[Linux-aus] The Ada Initiative - Should Linux Australia support it?

elliott-brennan elliottbrennan at gmail.com
Tue Feb 22 11:47:20 EST 2011

I know too little of the Ada initiative to have a 
strong opinion either way, other than that I 
support mechanisms to improve the statistical 
representation of all groups in any field of 
endeavour, including the IT fields.

> David wrote
> Mon, 21 Feb 2011 21:18:45 +1030
> I'm generally opposed to discrimination <SNIP>...So called
> "affirmative action" policies fall clearly into
> this area in that, despite how they might be
> worded, they do seek to employ a minority even
> when a better candidate is on offer.

For the sake of clarity, there are significant 
differences between the two.

The first is to ensure that the best candidate 
receives the job by ensuring that irrelevant 
issues are not considered during the job 
interview. It is to ensure a 'level playing 
field'. This includes such things as ensuring that 
those who require wheelchair access are not 
discriminated against because a company couldn't 
be fussed to ensure it's office space was 
appropriately designed.

'Affirmative Action' doesn't exist in Australia 
(to my knowledge) and jobs are not offered to 
'minorities' where a better candidate exists. The 
policies you may be thinking of relate to 
companies (most often Government - which I believe 
is the employer with the best record of 
non-discriminatory employment) creating programs 
to assist disadvantaged groups to enter areas of 
work not previously open to them (in practical 
terms, rather than in lip service).

For instance, AREP (Aboriginal Rural Education 
Program) students are provided access to tertiary 
education without the requirement of proving 
academic ability through an HSC result. They can 
study externally, are provided extra mentoring and 
can attend face-to-face block classes. A student 
who has no ability will still fail. Those who have 
the ability and interest will pass. AREP exists to 
overcome the current and historical circumstances 
which conspire to disadvantage Aboriginal people.

I would suggest that Aboriginal people are 
statistically as intelligent as the rest of the 
community but are under-represented in IT.

BTW I am not female, I am not Aboriginal. I'm your 
standard white, English-speaking, Anglo-Irish, 
middle-aged <cough>, hetero, married-with-children 

Thus none of this benefits me directly :))

<passes hat around in vain hope of money to feed 
my children as I'm now looking to change jobs :))

> The Ada Initiative is different yet similar.  It
> presupposes that there's something bad about the
> ratio of women to men in FOSS, a proposition I'm
> uncertain of as a person's sex is irrelevant.

All things being equal, it is only reasonable to 
believe that women would be equally represented. 
As this appear not to be the case, then it speaks 
to itself that something is occurring which 
inhibits or restricts equality of opportunity and 
interest. That alone is of concern to anyone who 
believes in equality of opportunity. There is no 
need to consider this bad. If one considers that 
women are statistically as smart as men, then the 
concern would be that a large group of highly 
intelligent people are unrepresented and that this 
is not in the best interests of the IT field.

 > Certainly we need no more
> programmers of little ability who are only in it
> for the money; not even if they are women.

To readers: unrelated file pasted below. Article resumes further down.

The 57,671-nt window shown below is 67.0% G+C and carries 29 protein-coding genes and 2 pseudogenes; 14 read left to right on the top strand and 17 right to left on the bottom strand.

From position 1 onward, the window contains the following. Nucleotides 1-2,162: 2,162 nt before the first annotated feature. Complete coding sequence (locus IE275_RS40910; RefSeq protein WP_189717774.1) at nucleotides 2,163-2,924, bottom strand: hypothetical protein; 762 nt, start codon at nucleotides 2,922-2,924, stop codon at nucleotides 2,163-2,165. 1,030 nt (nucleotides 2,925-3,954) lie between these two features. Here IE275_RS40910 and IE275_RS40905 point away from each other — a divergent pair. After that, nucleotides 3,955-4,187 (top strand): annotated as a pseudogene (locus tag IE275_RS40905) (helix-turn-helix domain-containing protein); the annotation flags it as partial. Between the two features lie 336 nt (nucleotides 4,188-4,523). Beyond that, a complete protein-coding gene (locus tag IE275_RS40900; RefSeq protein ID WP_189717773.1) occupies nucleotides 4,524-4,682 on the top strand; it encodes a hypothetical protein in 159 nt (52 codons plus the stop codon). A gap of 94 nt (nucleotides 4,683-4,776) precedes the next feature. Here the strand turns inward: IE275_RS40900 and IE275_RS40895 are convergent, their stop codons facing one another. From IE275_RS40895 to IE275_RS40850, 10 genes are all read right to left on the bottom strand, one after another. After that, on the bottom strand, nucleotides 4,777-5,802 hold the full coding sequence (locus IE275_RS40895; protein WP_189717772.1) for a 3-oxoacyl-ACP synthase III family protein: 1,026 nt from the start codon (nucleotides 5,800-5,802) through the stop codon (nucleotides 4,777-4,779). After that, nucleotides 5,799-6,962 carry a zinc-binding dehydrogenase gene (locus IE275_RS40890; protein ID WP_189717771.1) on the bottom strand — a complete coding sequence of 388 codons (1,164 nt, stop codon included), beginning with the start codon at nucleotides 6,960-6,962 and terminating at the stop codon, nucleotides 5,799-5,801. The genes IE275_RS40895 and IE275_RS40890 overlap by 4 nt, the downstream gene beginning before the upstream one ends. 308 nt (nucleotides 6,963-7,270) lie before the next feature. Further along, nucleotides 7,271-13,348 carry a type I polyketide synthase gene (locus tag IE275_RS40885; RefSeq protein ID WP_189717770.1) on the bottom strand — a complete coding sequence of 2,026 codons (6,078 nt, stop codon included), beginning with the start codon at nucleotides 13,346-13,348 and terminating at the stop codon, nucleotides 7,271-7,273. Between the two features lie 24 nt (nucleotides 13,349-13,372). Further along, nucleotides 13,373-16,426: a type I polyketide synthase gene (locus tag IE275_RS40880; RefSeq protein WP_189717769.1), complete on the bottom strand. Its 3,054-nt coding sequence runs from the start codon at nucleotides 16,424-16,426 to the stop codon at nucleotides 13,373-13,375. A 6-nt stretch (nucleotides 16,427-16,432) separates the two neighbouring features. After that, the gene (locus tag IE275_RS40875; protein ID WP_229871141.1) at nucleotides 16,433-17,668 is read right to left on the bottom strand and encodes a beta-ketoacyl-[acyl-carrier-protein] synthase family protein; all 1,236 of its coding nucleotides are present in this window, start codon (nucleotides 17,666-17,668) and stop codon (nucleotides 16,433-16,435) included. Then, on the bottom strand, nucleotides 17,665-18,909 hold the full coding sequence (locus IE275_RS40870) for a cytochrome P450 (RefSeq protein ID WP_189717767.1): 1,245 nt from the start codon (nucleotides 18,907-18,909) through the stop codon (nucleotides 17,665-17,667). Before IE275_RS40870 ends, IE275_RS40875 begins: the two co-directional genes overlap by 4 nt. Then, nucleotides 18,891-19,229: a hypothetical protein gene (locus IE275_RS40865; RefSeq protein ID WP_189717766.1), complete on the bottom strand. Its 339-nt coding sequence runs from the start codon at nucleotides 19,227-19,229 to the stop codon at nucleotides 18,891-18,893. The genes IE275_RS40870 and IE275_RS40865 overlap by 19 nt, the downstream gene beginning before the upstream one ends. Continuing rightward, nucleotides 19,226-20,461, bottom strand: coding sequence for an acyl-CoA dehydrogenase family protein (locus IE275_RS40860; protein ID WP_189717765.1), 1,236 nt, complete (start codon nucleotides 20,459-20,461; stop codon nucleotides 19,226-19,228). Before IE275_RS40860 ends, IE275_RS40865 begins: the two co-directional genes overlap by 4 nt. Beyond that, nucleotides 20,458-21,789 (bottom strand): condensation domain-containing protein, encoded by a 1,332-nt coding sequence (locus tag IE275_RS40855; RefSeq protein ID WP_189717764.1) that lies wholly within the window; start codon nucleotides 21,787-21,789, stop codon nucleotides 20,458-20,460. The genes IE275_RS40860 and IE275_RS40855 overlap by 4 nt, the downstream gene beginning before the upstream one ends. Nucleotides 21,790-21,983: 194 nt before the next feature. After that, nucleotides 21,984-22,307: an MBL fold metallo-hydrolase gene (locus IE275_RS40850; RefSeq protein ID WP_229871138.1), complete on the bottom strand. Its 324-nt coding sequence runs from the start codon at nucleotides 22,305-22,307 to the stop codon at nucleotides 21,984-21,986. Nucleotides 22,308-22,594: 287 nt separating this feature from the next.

Can't agree with you more.

> I suspect that people with appropriate talent and
> desire will find their way into the profession
> regardless of encouragement.

This would appear to not be the case. The dominant 
cultural values may well be changing. However this 
does not mean they are ineffective or irrelevant. 
There are multiple examples giving evidence to the 
existing biases, these include female-dominated 
industries which pay less when compared to 
male-dominated industries of similar 
skill/education levels and those areas in which 
skill and intelligence rather than physical 
prowess are required and yet there are few women - 
IT would appear to be one of them.

The questions of 'why not?' is an obvious one and 
beliefs around what women will 'enjoy' or are 
attracted towards are evidence alone that there is 
a cultural bias.  There is on evidence of a 
'natural' inclination of such a high order as IT 
or Teaching.

Without wishing to spend too long on the subject, 
cultural bias is not merely something one group 
imposes on another, but includes the 
internalisation of these biases by all groups. The 
internalisation and expression of cultural beliefs 
is one of the major  mechanisms of the 
reproduction of these beliefs.

People from a poor
> socio-economic background might need a gentle
> nudge but not, generally speaking, young 21st
> century women.  I'd rather see young people
> encouraged into a healthy hacking culture,
> regardless of sex, than to give scarce resources
> to the purpose of attracting women who might
> better enjoy working elsewhere.

...and here we have an example. It presupposes 
that women will enjoy working somewhere else. It 
also presupposes that women will be encouraged to 
enter a field they don't like - how many men does 
this happen to? People are usually attracted to 
what they believe best suits their internalised 
perception of an area they should work in. Few men 
become pole dancers.

I do not say this > to pre-judge the Ada 
Initiative's outcomes, merely
> to express a concern.


Though I would generally support those projects 
which aim to increase the population of those 
groups which are under-represented, as long as the 
money is well spent/gifted/donated etc, I'm not 
familiar enough with LA history or policies to 
express a view based on such.

I agree that monies need to be spent wisely and 
that it should be clear what any money is spent on 
and why.



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